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Speech at UPenn Law School on Kelo and Eminent Domain:

VC readers in the Philadelphia area may be interested to know that I will be speaking at UPenn Law School this Wednesday (12 noon-1:20, Silverman Hall, Rm. 240-B) on Kelo v. City of New London, eminent domain abuse, and prospects for reform.

If you read the VC and come to the speech, come up and introduce yourself.

Ragerz (mail):
Of course, if eminent domain isn't used for the purposes that Mr. Somin thinks it should be used for, its "abuse."

I am sorry, but certainly the "public" has an extremely large stake in projects that improve the economy. Just because a project is privately owned does not mean that it isn't of "use" to the public. Indeed, what is more of greater use to the public, a public park, or living in a safer neighborhood with less blight, less crime and good paying jobs? While I would not criticize the use of a job, I can't see how one can seriously argue that a park is a "public use" but living with less crime (and having to pay less for police protection), living with less blight, and having good paying jobs is not a "public use."

I have an idea. Why don't we let the "public" decide what is a "public use" through their elected officials? Or are the horrors of democracy too much to withstand.

Guess what, instead of trying to write a particular ideology into the Constitution, it is also possible to let democracy work. I do believe the focus on the 5th Amendment is "just compensation" not giving unelected and unaccountable judges a license to overturn democratic decisions concerning what is a "public use."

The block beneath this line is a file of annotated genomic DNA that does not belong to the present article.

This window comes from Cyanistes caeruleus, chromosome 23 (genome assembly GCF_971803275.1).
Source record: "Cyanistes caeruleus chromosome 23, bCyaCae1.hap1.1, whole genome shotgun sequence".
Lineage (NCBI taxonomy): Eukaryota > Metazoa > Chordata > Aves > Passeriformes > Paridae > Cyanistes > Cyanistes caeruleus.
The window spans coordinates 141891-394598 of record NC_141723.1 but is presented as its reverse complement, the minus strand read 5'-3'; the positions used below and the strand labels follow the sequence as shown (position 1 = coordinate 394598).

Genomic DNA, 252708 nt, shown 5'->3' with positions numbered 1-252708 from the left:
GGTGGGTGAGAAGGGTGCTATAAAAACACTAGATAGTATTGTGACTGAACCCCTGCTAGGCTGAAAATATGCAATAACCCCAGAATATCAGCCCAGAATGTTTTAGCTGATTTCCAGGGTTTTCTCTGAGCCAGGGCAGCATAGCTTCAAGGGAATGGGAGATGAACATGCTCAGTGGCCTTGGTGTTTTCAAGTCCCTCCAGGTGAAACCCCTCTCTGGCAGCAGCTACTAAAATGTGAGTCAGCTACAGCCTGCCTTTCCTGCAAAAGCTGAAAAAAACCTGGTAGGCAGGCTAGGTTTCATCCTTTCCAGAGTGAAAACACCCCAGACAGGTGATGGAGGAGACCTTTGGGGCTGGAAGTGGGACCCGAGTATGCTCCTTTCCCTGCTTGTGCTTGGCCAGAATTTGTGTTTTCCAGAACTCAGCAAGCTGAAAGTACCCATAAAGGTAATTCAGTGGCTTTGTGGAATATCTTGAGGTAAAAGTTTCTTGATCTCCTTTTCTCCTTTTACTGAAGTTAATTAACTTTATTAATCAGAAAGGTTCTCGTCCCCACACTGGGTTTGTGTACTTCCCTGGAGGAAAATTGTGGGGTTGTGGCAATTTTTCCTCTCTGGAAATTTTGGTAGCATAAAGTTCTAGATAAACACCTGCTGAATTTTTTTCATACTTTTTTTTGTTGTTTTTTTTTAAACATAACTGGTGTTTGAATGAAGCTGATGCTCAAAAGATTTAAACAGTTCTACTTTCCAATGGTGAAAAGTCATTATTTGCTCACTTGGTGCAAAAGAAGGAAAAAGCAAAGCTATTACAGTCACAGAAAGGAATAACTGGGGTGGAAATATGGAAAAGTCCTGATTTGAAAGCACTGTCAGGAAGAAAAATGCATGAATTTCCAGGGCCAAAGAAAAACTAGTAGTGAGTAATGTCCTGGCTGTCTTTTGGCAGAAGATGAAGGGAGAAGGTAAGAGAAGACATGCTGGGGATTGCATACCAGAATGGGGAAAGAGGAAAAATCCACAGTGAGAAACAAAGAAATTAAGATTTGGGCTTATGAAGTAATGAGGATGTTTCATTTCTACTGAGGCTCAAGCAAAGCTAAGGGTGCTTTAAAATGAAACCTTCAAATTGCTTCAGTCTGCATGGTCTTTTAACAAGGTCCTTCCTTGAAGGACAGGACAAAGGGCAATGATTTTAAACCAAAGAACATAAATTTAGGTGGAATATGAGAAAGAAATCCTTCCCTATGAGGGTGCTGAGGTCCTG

If one thinks that deciding what is and is not a "public use" is the role of judges (when there is nothing other than policy preferences for making that determination) I think you lose all credibility in criticizing "activist" judges in other contexts. Unless your position is, "I don't believe in activist judges, except when they advance my ideology."
10.24.2006 10:15pm
Master Shake:
Here's the whole speech: "Kelo v. City of New London did not alter the law regarding eminent domain."
10.24.2006 11:03pm
Ilya Somin:
Here's the whole speech: "Kelo v. City of New London did not alter the law regarding eminent domain."

My answer to that is, so what (though in fact it did make a few minor changes)? Plessy v. Ferguson did not alter the law on segregation. Buck v. Bell did not alter the law on forced sterilization. Lochner did not significantly alter it on economic liberties and the Due PRocess Clause. That did not prevent those decisions from being criticized and denounced, often rightly so. The same goes for Kelo.
10.25.2006 10:09pm
Ilya Somin:
As for claims that we should just let the "democratic process" decide things, they can be used to attack ANY form of judicial review of ANY issue, not just property rights. As I have explained in many articles, there is little reason to believe that property rights will be well-protected or eminent domain abuse properly curtailed in the absence of judicial review.
10.25.2006 10:11pm